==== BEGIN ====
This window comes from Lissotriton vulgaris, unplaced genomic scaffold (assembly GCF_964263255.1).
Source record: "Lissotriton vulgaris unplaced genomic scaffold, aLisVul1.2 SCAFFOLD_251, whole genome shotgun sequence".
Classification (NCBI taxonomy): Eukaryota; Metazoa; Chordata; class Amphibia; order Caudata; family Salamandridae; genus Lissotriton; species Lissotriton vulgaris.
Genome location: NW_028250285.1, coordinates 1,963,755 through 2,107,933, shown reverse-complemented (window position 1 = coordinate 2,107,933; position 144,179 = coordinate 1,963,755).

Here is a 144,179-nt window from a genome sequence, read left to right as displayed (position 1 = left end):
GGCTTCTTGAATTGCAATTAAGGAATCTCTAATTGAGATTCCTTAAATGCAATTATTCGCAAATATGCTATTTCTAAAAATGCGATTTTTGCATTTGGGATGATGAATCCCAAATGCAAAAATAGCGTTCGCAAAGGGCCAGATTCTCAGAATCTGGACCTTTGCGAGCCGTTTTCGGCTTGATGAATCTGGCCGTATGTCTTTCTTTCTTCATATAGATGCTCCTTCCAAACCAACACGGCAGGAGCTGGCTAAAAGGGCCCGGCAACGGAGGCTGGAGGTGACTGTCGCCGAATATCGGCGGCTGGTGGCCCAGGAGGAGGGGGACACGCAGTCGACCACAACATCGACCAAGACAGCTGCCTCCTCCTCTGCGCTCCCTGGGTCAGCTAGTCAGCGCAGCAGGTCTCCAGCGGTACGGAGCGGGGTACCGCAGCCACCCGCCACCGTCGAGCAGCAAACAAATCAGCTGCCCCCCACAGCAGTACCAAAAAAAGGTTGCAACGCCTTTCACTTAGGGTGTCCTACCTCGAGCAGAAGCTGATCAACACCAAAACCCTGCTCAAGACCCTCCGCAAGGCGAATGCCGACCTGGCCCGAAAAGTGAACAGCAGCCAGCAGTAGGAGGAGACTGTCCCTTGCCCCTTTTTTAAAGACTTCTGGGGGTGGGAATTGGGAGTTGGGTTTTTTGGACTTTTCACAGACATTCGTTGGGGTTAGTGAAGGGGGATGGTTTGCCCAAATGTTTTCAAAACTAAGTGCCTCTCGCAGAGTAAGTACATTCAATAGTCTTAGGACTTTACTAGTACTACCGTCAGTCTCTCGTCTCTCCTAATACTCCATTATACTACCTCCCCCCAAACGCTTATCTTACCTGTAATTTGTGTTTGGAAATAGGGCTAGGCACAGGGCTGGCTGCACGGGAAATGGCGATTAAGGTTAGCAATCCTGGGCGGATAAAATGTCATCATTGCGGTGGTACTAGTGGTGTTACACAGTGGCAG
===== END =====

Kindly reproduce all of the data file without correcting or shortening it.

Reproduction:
This window comes from Lissotriton vulgaris, unplaced genomic scaffold (assembly GCF_964263255.1).
Source record: "Lissotriton vulgaris unplaced genomic scaffold, aLisVul1.2 SCAFFOLD_251, whole genome shotgun sequence".
Classification (NCBI taxonomy): Eukaryota; Metazoa; Chordata; class Amphibia; order Caudata; family Salamandridae; genus Lissotriton; species Lissotriton vulgaris.
Genome location: NW_028250285.1, coordinates 1,963,755 through 2,107,933, shown reverse-complemented (window position 1 = coordinate 2,107,933; position 144,179 = coordinate 1,963,755).

Here is a 144,179-nt window from a genome sequence, read left to right as displayed (position 1 = left end):
GGCTTCTTGAATTGCAATTAAGGAATCTCTAATTGAGATTCCTTAAATGCAATTATTCGCAAATATGCTATTTCTAAAAATGCGATTTTTGCATTTGGGATGATGAATCCCAAATGCAAAAATAGCGTTCGCAAAGGGCCAGATTCTCAGAATCTGGACCTTTGCGAGCCGTTTTCGGCTTGATGAATCTGGCCGTATGTCTTTCTTTCTTCATATAGATGCTCCTTCCAAACCAACACGGCAGGAGCTGGCTAAAAGGGCCCGGCAACGGAGGCTGGAGGTGACTGTCGCCGAATATCGGCGGCTGGTGGCCCAGGAGGAGGGGGACACGCAGTCGACCACAACATCGACCAAGACAGCTGCCTCCTCCTCTGCGCTCCCTGGGTCAGCTAGTCAGCGCAGCAGGTCTCCAGCGGTACGGAGCGGGGTACCGCAGCCACCCGCCACCGTCGAGCAGCAAACAAATCAGCTGCCCCCCACAGCAGTACCAAAAAAAGGTTGCAACGCCTTTCACTTAGGGTGTCCTACCTCGAGCAGAAGCTGATCAACACCAAAACCCTGCTCAAGACCCTCCGCAAGGCGAATGCCGACCTGGCCCGAAAAGTGAACAGCAGCCAGCAGTAGGAGGAGACTGTCCCTTGCCCCTTTTTTAAAGACTTCTGGGGGTGGGAATTGGGAGTTGGGTTTTTTGGACTTTTCACAGACATTCGTTGGGGTTAGTGAAGGGGGATGGTTTGCCCAAATGTTTTCAAAACTAAGTGCCTCTCGCAGAGTAAGTACATTCAATAGTCTTAGGACTTTACTAGTACTACCGTCAGTCTCTCGTCTCTCCTAATACTCCATTATACTACCTCCCCCCAAACGCTTATCTTACCTGTAATTTGTGTTTGGAAATAGGGCTAGGCACAGGGCTGGCTGCACGGGAAATGGCGATTAAGGTTAGCAATCCTGGGCGGATAAAATGTCATCATTGCGGTGGTACTAGTGGTGTTACACAGTGGCAG